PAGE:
Bibliofemme Bookclub An Irish Bookclub

January 10, 2012

Wolves Eat Dogs by Martin Cruz Smith

Filed under: Book Reviews,Thriller — The Techie @ 12:55 pm
Wolves Eat Dogs Book Cover Wolves Eat Dogs
Martin Cruz Smith
Gallery Books

There is something profoundly upsetting about reading about any worldwide disaster. The recent tsunami put our all too fragile lives into perspective, but that at least was a natural disaster. The nuclear accident at Chernobyl was a disaster of human making, therefore avoidable, and even more harrowing to read about.

Smith’s fifth novel Wolves Eat Dogs portrays Chernobyl, twenty years after the disaster but still very much a no-man’s land. Once again Smith features Renko, the broody Russian investigator whose character is nearly as complicated as the cases he investigates. When one of Russia’s self-made billionaires, Pasha Ivanov, exits through a window of his Moscow condo, Renko, in typical Renko fashion, stubbornly refuses to call it a suicide. Then a senior vice president in Ivanov’s company, Timofeyev, is found murdered near Chernobyl, and Renko finds himself assigned/exiled to the Zone of Exclusion, the 19-mile-radius radioactive area around the reactors.

Ivanov and Timofeyev were physicists before they became businessmen and their deaths seem to be some sort of retribution. Who administered the punishment though?

It’s hard to imagine that people still carry on in this grim, contaminated territory, but they do; those who are too old or too damaged to abandon their homes, soldiers and policemen, scientists. It is a life measured by Geiger Counters, a life in which death is omnipresent and the work of a homicide detective seems almost beside the point. Smith visited the Zone while researching this book, and the details of Renko’s investigations there are cruelly true to life: an abandoned school, the children’s art still on the walls; a pine forest turned blood red, poisoned by the radiation; a death rate twice normal, a cancer rate 65 times normal. And, ironically, in the absence of human predators, a furious proliferation of birds and beasts. “The Zone,” says an ecologist with whom Renko tours the area, “is the best wild-animal refuge in Europe. Normal human activity is worse for nature than the greatest nuclear accident in history.”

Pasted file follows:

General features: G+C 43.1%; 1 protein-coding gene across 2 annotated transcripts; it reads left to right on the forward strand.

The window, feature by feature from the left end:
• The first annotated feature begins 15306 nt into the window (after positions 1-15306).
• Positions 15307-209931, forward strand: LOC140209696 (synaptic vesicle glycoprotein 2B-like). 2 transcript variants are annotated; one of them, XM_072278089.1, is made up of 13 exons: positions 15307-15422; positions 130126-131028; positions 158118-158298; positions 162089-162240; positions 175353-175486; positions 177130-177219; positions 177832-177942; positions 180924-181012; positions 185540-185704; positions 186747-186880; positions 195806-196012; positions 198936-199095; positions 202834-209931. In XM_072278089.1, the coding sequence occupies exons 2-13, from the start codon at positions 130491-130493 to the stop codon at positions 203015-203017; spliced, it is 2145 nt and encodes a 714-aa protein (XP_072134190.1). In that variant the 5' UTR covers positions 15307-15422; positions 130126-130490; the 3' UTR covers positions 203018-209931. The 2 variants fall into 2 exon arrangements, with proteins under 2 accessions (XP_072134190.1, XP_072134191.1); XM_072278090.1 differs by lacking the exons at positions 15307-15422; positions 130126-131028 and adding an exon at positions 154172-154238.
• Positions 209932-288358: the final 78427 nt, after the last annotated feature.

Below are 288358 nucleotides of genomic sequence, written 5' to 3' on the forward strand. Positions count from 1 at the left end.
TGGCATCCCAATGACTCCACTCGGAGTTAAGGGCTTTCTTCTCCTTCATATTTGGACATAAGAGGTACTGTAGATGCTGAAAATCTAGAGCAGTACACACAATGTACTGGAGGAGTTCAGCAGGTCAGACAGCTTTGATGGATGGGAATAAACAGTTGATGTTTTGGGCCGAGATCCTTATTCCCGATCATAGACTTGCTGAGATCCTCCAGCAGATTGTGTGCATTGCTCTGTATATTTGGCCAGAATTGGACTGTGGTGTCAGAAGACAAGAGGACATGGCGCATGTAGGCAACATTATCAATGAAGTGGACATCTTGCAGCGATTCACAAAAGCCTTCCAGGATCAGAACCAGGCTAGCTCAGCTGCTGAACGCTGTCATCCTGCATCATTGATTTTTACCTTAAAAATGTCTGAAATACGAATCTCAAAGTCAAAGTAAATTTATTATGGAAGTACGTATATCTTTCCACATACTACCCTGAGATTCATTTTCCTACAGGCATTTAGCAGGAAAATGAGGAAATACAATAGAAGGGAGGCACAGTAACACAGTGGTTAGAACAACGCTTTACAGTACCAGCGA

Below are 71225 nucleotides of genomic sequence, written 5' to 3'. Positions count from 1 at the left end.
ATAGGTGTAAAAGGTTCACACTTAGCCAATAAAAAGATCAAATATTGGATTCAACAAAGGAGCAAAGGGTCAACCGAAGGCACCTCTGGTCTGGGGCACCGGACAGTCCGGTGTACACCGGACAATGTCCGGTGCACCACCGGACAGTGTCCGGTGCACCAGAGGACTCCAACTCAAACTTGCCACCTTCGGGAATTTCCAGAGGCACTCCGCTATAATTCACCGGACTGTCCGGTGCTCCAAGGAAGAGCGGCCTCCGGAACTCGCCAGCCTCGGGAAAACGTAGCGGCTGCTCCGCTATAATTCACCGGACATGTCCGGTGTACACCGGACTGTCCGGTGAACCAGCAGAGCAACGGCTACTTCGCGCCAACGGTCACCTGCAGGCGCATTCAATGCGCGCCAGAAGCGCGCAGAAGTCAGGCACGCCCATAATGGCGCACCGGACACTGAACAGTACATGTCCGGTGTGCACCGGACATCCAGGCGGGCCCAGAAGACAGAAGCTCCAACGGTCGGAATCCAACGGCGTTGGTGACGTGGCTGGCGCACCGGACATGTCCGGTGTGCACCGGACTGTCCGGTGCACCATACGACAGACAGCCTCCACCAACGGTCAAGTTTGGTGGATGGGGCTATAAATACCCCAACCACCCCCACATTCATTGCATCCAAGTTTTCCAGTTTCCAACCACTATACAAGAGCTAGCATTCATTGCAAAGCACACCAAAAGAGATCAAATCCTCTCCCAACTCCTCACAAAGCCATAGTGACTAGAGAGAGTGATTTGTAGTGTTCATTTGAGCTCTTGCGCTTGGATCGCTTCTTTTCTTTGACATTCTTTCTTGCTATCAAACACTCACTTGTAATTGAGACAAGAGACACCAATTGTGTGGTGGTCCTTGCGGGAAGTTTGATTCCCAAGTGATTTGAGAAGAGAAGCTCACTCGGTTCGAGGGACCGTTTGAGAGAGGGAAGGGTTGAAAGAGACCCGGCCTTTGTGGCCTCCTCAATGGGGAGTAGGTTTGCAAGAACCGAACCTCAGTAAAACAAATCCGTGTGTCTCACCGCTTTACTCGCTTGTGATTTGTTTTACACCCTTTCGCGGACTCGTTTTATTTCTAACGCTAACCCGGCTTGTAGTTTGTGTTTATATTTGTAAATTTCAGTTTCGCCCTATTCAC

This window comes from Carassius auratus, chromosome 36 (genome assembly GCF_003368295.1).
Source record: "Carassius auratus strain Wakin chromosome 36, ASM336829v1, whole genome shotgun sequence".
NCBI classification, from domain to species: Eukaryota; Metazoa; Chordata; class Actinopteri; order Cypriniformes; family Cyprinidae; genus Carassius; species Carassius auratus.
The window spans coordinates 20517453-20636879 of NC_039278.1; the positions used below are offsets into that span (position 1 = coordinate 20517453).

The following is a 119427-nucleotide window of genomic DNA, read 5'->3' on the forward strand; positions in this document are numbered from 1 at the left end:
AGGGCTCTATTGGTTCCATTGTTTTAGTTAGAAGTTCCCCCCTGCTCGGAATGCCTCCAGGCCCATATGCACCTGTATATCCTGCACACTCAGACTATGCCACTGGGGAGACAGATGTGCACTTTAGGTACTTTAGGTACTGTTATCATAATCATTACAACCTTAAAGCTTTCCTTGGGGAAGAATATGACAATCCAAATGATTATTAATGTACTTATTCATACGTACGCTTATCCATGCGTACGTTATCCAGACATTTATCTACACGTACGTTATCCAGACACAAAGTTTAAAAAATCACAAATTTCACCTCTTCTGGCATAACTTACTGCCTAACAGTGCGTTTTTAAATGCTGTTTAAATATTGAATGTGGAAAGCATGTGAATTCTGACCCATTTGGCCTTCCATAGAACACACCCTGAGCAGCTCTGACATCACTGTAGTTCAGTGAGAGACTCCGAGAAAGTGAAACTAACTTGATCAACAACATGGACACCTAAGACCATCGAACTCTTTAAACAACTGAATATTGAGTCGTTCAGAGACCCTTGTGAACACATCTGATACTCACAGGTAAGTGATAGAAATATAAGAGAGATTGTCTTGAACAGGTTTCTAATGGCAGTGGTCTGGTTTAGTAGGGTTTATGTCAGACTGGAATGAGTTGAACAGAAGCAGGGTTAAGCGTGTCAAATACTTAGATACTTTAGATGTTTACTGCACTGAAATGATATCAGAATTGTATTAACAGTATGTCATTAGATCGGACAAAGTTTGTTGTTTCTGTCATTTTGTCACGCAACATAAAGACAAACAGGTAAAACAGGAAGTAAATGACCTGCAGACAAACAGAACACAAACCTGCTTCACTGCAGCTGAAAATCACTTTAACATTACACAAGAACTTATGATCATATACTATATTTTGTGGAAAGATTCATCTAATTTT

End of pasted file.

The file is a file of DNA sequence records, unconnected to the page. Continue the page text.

Wolves in particular are flourishing in the area, Wolves eat dogs is the explanation as to why no-one owns a dog anymore in Chernobyl. “Wolves hate dogs,” Yenko, a local, explains, “wolves hunt down dogs because they regard them as traitors. Dogs are only dogs because of humans, otherwise they’d all be wolves, right?”

Smith wrote this book because he felt it was important that people be reminded of the consequences of mishandled nuclear power. The sense of place evoked in the book – Chernobyl actually becoming a character in the story – somehow excuses the less than spectacular plot. Not a gripping read, but somehow an important, worthwhile one. The Techie

March 2005


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